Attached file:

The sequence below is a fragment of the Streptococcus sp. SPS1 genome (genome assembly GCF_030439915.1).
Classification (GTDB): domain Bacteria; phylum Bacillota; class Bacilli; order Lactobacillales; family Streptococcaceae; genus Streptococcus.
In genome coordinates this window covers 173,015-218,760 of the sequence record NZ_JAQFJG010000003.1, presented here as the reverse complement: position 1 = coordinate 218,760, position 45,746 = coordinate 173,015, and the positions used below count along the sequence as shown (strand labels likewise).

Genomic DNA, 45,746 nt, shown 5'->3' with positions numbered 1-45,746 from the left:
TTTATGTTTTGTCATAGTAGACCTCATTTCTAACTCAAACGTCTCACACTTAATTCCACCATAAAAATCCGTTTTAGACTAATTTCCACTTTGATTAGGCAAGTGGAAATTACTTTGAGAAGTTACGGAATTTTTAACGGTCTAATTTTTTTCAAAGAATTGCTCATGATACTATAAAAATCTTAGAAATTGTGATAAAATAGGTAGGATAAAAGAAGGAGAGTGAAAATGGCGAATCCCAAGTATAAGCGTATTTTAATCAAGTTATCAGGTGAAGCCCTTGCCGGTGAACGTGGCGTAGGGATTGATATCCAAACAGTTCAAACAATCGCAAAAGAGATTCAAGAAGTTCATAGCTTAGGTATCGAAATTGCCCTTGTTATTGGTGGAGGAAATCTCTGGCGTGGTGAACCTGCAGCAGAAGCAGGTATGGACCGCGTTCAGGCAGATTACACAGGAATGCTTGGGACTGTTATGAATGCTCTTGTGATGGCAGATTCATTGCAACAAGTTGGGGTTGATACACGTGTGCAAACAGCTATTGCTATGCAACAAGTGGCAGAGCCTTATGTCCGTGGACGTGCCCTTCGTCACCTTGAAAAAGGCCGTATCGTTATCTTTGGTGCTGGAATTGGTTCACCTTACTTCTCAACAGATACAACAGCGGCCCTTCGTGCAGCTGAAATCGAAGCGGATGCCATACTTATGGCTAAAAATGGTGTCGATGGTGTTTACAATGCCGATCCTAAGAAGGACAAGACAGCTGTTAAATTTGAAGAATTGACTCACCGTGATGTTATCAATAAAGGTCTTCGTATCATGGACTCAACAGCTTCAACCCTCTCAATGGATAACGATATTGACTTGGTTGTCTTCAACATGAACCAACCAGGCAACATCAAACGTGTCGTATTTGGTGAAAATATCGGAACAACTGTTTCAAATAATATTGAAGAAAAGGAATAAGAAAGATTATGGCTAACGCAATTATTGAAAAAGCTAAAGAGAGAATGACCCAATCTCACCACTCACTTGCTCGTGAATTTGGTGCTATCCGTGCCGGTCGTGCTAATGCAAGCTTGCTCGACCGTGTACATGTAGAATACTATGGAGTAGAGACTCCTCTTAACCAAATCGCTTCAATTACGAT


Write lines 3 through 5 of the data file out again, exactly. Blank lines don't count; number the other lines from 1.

In genome coordinates this window covers 173,015-218,760 of the sequence record NZ_JAQFJG010000003.1, presented here as the reverse complement: position 1 = coordinate 218,760, position 45,746 = coordinate 173,015, and the positions used below count along the sequence as shown (strand labels likewise).

Genomic DNA, 45,746 nt, shown 5'->3' with positions numbered 1-45,746 from the left:
TTTATGTTTTGTCATAGTAGACCTCATTTCTAACTCAAACGTCTCACACTTAATTCCACCATAAAAATCCGTTTTAGACTAATTTCCACTTTGATTAGGCAAGTGGAAATTACTTTGAGAAGTTACGGAATTTTTAACGGTCTAATTTTTTTCAAAGAATTGCTCATGATACTATAAAAATCTTAGAAATTGTGATAAAATAGGTAGGATAAAAGAAGGAGAGTGAAAATGGCGAATCCCAAGTATAAGCGTATTTTAATCAAGTTATCAGGTGAAGCCCTTGCCGGTGAACGTGGCGTAGGGATTGATATCCAAACAGTTCAAACAATCGCAAAAGAGATTCAAGAAGTTCATAGCTTAGGTATCGAAATTGCCCTTGTTATTGGTGGAGGAAATCTCTGGCGTGGTGAACCTGCAGCAGAAGCAGGTATGGACCGCGTTCAGGCAGATTACACAGGAATGCTTGGGACTGTTATGAATGCTCTTGTGATGGCAGATTCATTGCAACAAGTTGGGGTTGATACACGTGTGCAAACAGCTATTGCTATGCAACAAGTGGCAGAGCCTTATGTCCGTGGACGTGCCCTTCGTCACCTTGAAAAAGGCCGTATCGTTATCTTTGGTGCTGGAATTGGTTCACCTTACTTCTCAACAGATACAACAGCGGCCCTTCGTGCAGCTGAAATCGAAGCGGATGCCATACTTATGGCTAAAAATGGTGTCGATGGTGTTTACAATGCCGATCCTAAGAAGGACAAGACAGCTGTTAAATTTGAAGAATTGACTCACCGTGATGTTATCAATAAAGGTCTTCGTATCATGGACTCAACAGCTTCAACCCTCTCAATGGATAACGATATTGACTTGGTTGTCTTCAACATGAACCAACCAGGCAACATCAAACGTGTCGTATTTGGTGAAAATATCGGAACAACTGTTTCAAATAATATTGAAGAAAAGGAATAAGAAAGATTATGGCTAACGCAATTATTGAAAAAGCTAAAGAGAGAATGACCCAATCTCACCACTCACTTGCTCGTGAATTTGGTGCTATCCGTGCCGGTCGTGCTAATGCAAGCTTGCTCGACCGTGTACATGTAGAATACTATGGAGTAGAGACTCCTCTTAACCAAATCGCTTCAATTACGAT